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Gartner: Outsourcing drives IT services' growth

Indian firms' share jumps; Hewlett-Packard slips down a rung.

Worldwide spending on information technology services hit $569 billion in 2003, up 6.2 percent from 2002, according to a recent report from research firm Gartner.

IT services range from hardware support contracts to systems integration work to outsourcing--which is when a company farms out jobs such as application development or help desk support. Outsourcing, which can be done within the same country or involve sending work to another nation, is the main engine for IT services right now, said Gartner analyst Kathryn Hale.

"Through 2004, outsourcing will continue to drive the growth in the worldwide IT services market, with IT management and process management growing faster than consulting services and development and integration services," Hale said in a statement.

Offshore outsourcing has become a controversial practice in the past year or so, with debate focused in part on the scale of "offshoring" activities. Gartner on Monday said, "Accelerating activity in offshore outsourcing...contributed modestly to the overall growth" in IT services spending.

Gartner also said the revenue of vendors based in India--a flashpoint for offshoring fears--vendors grew 29 percent, to 1.4 percent of the total market.

IBM retained its crown as IT services king. Its market share held steady at 7.5 percent, Gartner said. EDS and Fujitsu remained in second and third places, respectively. In fourth place, Computer Services Corp. leapfrogged Hewlett-Packard. HP, which recently merged its services and high-end computing divisions, fell a space to fifth this year. Accenture remained sixth.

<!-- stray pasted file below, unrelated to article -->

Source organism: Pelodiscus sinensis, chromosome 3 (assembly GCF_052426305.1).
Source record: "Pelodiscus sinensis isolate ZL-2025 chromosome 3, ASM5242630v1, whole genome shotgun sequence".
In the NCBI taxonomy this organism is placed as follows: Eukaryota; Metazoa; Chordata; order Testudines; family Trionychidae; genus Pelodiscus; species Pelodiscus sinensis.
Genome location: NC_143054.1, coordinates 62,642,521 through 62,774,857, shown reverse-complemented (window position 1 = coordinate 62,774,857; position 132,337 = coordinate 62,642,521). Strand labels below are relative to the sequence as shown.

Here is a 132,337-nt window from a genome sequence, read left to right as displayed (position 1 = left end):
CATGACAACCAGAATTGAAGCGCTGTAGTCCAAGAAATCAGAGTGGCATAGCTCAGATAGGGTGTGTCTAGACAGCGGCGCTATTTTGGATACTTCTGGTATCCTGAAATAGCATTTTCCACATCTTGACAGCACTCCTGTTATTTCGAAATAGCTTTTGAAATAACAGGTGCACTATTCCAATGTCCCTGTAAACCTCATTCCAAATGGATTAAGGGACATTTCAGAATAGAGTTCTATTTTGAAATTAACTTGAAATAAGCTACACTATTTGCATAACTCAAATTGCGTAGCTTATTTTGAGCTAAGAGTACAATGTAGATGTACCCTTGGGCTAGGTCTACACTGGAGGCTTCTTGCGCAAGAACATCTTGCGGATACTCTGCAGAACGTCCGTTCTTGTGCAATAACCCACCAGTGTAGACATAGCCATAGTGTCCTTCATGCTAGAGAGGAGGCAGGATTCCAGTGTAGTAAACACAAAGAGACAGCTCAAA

Of these six players, only IBM and Fujitsu grew as fast as or faster than the overall market.

One specific area in which HP has lost ground is in storage services, according to Gartner. These services, which include data storage and hardware maintenance, as well as management services, totaled $22.1 billion last year, up about 6.3 percent from 2002. A separate report from Gartner this week said HP had 6 percent of the storage services market in 2003. That represented a tie for second place among storage hardware vendors with EMC, while IBM ranked first with 21 percent.

Back in 2001, though, HP and Compaq Computer together accounted for 7 percent of worldwide storage services revenue, according to a 2002 Gartner report. IBM had 15 percent, and EMC had 4 percent.

Gartner analyst Adam Couture suggested that one reason the combined HP and Compaq lost share was that the companies had been selling to the same customers. Another possible factor, he said, is management change in HP's storage services operations. "During a change of leadership, companies can lose focus," he said.

HP on Wednesday disputed the notion that it has lost significant market share, if any, in storage services. Thomas Goepel, HP worldwide portfolio manager for storage services, said Gartner's numbers do not capture storage-related services revenue from large HP outsourcing deals, such as one with Procter & Gamble.

Goepel acknowledged that the management structure of HP storage services has changed, with the company integrating storage services into its overall services unit last year. The purpose, he said, was to help HP better address customers' business problems.